He thinks the trend is about people's interest in health and wellness, possibly more than weight loss. "This is the health issue of the day, based on the increase in the number of Americans interested in this subject."

 

There are lies, d***ed, lies, and statistics.   Anyone can design a survey, and then use the results in a certain way.  Because 29% of those surveyed claimed interest in the gluten free diet, he states "that's too many." 

 

Oh, and here's our little friends at the Wheat Foods Council chiming in (of course, it is a "Registered Dietician")

 

 

Registered dietitian Judi Adams, president of the Wheat Foods Council, says, "we respect all those people who have to go gluten-free, including people with celiac disease or non-celiac gluten sensitivity and some people who have irritable bowel syndrome.

"But the people who are using it as a cleansing diet or calorie-controlled diet are using it as a fad diet, and as we all know fad diets do not work longterm," she says. "People often gain weight when they go on a gluten-free diet, particularly if they substitute products that are higher in calories, fat and sugar."

Fiber is just one of the main nutrients people miss out on if they eliminate all grains, she says.

 

 

There's the obsession with fiber again.   

Oh, look, we're making incremental progress here, they now add a disclaimer before repeating the wheatpropaganda about how bad a gluten free diet is, in general.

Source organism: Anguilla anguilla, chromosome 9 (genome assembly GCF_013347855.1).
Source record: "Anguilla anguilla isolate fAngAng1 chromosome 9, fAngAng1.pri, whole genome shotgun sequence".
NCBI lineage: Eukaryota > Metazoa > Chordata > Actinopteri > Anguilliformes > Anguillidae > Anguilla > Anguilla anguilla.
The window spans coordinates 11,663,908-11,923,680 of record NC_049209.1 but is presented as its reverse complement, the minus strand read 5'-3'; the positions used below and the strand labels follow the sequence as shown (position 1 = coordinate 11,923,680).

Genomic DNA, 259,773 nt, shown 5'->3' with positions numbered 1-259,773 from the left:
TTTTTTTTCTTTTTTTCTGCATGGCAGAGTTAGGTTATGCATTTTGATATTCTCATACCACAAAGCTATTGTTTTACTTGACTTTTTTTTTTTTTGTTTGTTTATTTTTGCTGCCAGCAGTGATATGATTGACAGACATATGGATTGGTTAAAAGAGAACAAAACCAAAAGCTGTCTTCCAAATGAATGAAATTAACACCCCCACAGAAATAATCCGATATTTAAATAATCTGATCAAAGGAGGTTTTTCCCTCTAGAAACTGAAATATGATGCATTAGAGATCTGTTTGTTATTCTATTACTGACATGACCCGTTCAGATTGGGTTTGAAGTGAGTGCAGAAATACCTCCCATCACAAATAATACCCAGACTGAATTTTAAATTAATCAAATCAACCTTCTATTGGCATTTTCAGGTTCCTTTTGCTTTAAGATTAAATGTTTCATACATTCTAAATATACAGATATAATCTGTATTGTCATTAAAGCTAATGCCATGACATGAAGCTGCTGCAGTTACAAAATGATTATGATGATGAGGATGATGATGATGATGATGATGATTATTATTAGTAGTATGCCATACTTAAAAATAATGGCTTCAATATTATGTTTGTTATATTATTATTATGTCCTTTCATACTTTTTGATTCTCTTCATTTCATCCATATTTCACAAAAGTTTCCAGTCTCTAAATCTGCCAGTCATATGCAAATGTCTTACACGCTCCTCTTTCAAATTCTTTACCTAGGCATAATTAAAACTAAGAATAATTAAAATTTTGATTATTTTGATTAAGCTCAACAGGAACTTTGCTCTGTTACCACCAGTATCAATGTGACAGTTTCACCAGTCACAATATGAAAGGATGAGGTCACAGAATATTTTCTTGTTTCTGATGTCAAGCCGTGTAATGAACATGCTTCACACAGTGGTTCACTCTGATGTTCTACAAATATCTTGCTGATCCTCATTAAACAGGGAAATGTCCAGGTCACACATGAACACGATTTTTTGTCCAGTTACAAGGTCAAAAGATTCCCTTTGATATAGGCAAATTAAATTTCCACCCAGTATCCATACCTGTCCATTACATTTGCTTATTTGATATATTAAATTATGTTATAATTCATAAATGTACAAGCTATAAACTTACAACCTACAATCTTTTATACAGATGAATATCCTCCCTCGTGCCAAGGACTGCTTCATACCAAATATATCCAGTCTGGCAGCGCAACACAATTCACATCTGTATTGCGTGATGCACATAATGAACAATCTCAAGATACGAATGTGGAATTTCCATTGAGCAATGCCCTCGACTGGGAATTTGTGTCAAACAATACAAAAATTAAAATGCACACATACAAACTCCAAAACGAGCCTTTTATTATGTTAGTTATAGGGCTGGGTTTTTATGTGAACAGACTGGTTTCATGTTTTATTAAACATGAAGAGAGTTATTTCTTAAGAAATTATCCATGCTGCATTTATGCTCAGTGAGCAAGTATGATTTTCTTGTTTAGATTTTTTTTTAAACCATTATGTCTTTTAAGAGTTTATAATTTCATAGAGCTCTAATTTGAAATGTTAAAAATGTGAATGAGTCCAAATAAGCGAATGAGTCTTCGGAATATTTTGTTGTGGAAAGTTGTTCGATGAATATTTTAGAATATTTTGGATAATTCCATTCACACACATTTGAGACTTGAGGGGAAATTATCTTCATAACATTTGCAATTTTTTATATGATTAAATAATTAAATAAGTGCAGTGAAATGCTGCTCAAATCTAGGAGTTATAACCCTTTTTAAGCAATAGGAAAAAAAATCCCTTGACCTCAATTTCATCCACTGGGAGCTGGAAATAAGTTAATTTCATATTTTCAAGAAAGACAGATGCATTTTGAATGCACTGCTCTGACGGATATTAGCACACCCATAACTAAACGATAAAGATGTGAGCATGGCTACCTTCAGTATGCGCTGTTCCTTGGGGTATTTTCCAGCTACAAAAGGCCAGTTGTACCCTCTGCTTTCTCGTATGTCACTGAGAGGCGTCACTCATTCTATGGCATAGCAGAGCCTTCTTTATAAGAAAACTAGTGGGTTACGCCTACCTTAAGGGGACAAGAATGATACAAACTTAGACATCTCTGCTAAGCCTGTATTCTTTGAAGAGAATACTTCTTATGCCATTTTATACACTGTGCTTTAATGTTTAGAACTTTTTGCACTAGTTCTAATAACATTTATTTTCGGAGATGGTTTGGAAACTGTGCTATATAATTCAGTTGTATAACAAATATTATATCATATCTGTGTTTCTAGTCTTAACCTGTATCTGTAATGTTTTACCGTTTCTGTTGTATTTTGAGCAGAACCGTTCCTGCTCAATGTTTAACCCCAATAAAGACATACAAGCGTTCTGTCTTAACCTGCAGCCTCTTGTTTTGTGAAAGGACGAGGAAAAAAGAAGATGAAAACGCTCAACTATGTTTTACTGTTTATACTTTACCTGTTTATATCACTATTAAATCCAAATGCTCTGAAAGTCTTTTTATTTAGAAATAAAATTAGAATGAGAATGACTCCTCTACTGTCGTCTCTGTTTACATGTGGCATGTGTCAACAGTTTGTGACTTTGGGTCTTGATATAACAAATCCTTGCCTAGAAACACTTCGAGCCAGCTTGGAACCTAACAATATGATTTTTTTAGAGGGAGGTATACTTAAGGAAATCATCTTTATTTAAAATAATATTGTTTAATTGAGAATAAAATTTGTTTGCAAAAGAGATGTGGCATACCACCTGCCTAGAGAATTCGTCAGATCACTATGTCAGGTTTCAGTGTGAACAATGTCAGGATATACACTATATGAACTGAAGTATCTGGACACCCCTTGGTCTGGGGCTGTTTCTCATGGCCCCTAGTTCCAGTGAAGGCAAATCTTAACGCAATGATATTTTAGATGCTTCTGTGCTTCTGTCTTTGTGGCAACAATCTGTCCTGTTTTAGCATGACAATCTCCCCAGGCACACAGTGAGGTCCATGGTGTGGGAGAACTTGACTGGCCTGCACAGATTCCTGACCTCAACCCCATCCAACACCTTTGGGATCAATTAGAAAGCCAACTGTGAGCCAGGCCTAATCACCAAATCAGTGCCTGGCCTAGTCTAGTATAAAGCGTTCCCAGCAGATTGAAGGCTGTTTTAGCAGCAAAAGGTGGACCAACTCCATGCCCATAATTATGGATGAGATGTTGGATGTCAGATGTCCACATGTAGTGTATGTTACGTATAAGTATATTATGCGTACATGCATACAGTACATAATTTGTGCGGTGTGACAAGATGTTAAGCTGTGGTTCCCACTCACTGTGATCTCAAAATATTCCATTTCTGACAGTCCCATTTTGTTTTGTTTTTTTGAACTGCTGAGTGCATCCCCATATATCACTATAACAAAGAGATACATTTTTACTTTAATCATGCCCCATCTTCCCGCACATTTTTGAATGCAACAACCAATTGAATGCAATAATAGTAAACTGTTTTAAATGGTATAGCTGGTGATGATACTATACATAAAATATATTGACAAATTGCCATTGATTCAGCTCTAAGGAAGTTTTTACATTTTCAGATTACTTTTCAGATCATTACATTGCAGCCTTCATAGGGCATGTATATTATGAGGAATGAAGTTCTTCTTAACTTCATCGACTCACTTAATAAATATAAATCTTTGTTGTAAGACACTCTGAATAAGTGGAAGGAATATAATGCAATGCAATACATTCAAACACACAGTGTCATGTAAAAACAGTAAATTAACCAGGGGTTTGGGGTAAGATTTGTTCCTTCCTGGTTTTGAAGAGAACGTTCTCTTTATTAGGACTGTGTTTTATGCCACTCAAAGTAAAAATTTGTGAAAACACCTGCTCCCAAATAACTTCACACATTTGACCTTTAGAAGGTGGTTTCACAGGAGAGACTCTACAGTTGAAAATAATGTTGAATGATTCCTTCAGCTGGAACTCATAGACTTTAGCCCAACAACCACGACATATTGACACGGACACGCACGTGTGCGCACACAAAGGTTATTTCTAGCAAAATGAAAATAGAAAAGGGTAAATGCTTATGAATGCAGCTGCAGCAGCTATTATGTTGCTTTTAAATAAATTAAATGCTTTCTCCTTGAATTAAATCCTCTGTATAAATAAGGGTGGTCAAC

Gluten free labeling rules (has anyone actually SEEN these rules, as I looked at the Federal Register where they were supposed to be, and they were not there when I followed a link from another news source (twitter feed of another well known RD who specializes in celiac), then I found the reference number, but it says "not public" yet ?) allegedly are pending study at the White House Office of Information and Regulatory Affairs (OIRA) "which it will need to pass through before being enacted."   This is the link that I have found referring to this rule going to OIRA   http://thehill.com/blogs/regwatch/healthcare/284929-gluten-free-labeling-rules-head-to-white-house

So, I am expecting lots of negative pushback from various stories planted in the media about how gluten free is just a fad, which would then negate more stringent labeling requirements. 

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gluten-free diets can make you fat, even if you're counting calories? What kind of sense does that make?

 

More propaganda please!

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More and more, I think it is a lifestyle or even a culture or community for us. You don't see hearing people debating if deaf culture / community is a fad or unhealthy. Why should they be debating our lifestyle?

If hearing people want to learn to sign, no one says that is stupid or unhealthy for them because they can hear. If someone wants to eat gluten free or gluten lite for no medical reason, why not? It's still about eating a rounded, healthy diet.

If someone chooses not to eat meat, they have to make sure they get the nutrients they need from the rest of their food. No one really give vegetarians trouble ( anymore). If someone hates broccoli, they can get the nutrients from a different place. No one says they are faddish or unhealthy.